“All enthusiasm is splendid, even in an individual, be he who he may and for whatever cause you like. In enthusiasm everything good in a man appears, while the common and vulgar in him sinks away. Any enthusiasm either of groups or societies in which the individual ego loses itself is grand, but the mighty enthusiasm of a powerful people is overwhelming. This was, however, an enthusiasm of a peculiar sort it was well disciplined, an enthusiasm combined with and controlled by the highest order.

“In this the fundamental secret of German power was revealed: to remain calm in enthusiasm, cold amidst fire and still obedient to duty in a tornado of passion. Then we were all inspired by the thought and feeling: ’Nobody can achieve that, for in order to be able to do it we have had to perform a huge intellectual and spiritual task. It is not alone the result of the last century and a half; no, that work has been going on for nearly a thousand years.’

“What is the spirit of our German mysticism, the spirit of Eckhart and Tauler, except: Drunkenness of the soul in a waking condition? The accepted law on which all great German deeds rest, is: to dovetail enthusiasm with discipline and order. From our Gothic, through German barock to Frederick the Great and Kant, on to the classical period what does all that mean if it is not the architecture of one huge feeling? The soul runs riot in its imaginings and therewith the intellect builds. The ravings of the soul provide the materials with which the mind builds.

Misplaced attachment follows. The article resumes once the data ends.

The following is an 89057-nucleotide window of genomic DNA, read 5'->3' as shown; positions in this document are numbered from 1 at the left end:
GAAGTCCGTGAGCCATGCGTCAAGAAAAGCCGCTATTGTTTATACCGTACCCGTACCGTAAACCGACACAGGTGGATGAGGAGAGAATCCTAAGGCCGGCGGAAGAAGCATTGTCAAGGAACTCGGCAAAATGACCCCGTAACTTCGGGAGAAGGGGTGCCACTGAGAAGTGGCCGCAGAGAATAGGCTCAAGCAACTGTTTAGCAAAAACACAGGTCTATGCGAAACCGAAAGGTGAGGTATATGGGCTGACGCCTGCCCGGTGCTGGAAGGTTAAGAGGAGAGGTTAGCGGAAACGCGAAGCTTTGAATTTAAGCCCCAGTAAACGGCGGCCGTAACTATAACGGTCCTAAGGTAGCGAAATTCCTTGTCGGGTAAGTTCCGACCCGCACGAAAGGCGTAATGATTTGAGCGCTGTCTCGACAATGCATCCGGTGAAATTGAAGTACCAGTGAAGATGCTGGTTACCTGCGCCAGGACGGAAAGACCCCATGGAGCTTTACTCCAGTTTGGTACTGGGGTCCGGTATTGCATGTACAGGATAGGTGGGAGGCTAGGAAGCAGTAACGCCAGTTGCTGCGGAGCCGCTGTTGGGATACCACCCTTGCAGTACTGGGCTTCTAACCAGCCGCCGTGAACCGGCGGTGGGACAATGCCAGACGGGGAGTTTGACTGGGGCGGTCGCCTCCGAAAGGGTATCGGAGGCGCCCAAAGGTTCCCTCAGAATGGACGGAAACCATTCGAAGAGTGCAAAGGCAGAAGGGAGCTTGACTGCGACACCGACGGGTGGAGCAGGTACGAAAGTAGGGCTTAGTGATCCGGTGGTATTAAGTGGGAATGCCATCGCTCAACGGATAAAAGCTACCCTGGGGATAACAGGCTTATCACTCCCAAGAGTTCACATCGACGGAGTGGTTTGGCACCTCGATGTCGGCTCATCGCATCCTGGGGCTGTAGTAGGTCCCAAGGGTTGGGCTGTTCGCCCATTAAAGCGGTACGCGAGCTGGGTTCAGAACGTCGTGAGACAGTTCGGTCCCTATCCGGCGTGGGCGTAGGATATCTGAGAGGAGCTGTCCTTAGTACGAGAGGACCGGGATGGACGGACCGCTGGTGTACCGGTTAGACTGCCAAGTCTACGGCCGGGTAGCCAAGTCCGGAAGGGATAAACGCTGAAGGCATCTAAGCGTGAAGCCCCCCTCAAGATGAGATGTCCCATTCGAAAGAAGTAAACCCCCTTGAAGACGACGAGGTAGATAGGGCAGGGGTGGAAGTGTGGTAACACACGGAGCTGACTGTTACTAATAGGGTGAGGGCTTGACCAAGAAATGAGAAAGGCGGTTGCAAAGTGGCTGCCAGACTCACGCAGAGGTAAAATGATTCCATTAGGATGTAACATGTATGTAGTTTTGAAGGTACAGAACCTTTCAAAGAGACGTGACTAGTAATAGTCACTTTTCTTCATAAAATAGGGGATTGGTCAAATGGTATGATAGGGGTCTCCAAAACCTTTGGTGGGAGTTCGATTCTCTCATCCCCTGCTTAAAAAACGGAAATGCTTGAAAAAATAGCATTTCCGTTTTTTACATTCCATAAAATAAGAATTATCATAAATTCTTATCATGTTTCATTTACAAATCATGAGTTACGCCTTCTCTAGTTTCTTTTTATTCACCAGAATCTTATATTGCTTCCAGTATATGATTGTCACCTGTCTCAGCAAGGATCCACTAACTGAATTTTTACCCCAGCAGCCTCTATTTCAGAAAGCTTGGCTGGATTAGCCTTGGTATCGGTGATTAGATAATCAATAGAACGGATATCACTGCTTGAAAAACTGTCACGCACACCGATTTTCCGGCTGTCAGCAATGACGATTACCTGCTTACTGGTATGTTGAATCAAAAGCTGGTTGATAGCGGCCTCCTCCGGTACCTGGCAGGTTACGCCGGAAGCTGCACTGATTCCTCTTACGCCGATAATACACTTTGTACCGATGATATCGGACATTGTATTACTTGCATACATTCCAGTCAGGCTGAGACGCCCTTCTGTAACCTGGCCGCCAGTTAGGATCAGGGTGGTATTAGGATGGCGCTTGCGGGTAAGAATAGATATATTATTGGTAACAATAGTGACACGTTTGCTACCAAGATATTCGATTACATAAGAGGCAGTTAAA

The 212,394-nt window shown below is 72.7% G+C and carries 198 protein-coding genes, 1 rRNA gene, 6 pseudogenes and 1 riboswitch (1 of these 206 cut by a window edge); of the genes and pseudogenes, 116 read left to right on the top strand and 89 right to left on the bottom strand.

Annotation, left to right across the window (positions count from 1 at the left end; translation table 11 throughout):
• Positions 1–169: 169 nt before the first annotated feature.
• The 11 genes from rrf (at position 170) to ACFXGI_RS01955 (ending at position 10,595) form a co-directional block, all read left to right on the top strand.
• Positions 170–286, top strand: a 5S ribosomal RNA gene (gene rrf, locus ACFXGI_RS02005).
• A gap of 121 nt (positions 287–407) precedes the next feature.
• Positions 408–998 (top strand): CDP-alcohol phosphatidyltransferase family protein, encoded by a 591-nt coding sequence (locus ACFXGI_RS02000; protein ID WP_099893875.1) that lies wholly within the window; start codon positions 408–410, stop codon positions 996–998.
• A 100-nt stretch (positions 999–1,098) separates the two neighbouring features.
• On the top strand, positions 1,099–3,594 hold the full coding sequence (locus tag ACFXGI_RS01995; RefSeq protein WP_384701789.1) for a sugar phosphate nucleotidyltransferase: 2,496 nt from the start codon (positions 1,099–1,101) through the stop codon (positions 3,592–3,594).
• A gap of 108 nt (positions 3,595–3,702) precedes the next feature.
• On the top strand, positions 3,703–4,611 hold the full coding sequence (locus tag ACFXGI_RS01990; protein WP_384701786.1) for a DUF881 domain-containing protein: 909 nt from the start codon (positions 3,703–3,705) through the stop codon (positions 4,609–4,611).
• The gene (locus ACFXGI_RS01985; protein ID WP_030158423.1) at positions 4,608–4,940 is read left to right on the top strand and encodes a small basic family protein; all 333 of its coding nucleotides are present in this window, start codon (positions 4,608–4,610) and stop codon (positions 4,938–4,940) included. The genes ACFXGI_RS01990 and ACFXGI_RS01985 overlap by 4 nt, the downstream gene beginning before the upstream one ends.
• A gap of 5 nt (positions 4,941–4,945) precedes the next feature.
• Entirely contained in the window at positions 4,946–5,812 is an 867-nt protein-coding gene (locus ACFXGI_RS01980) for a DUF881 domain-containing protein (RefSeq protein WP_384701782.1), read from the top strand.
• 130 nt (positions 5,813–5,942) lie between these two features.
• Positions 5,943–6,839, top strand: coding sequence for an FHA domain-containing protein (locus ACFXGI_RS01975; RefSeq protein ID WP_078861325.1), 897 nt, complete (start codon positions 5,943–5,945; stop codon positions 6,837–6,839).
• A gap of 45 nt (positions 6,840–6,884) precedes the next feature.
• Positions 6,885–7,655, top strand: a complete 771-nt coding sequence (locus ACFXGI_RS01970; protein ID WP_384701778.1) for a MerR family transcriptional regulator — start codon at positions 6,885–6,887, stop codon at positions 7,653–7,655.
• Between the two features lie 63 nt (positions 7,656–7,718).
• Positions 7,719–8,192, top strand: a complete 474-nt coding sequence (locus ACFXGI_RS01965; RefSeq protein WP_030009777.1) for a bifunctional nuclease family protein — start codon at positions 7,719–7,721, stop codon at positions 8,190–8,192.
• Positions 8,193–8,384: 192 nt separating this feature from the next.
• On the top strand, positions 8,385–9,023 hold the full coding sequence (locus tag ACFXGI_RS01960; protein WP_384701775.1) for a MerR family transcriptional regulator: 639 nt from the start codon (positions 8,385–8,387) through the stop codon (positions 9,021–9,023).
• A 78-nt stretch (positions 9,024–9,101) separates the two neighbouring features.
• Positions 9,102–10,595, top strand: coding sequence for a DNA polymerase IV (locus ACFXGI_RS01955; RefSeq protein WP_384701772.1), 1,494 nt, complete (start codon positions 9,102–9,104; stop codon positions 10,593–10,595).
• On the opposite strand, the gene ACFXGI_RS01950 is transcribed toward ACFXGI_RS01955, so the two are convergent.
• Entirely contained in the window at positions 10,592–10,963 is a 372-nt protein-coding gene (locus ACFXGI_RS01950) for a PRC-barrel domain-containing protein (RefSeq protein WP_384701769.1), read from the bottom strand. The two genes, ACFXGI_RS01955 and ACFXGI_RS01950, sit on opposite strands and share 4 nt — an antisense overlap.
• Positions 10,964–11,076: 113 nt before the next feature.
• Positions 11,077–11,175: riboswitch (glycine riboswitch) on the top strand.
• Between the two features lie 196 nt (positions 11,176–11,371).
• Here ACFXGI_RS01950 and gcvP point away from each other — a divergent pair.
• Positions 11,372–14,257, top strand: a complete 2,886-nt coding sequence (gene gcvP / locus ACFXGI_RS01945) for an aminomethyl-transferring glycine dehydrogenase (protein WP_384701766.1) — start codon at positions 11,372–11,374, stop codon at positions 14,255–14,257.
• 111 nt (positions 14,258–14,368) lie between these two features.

“What is German music from Bach to Beethoven and from Beethoven to Wagner yes, even to Richard Strauss but enthusiasm with discipline? German music has been our mobilization; it has gone on just as in a partitur by Richard Wagner absolute rapture with perfect precision!

“Hence when we saw the miracle of this mobilization all Germany’s military manhood packed in railway trains, rolling through the land, day by day and night after night, never a minute late and never a question for which the right answer was not ready and waiting when we saw all this, we were not astonished, because it was no miracle; it was nothing other than a natural result of a thousand years of work and preparation; it was the net profit of the whole of German history.

“At the German mobilization not only our brave soldiers, reserves and militia (Landwehrmaenner und Landstuermler) entered the field, but the whole of Germany’s historic past marched with them. It was this which inspired the unshakable confidence which has endured from the first day of war. In truth, the dear Fatherland has every reason to be calm.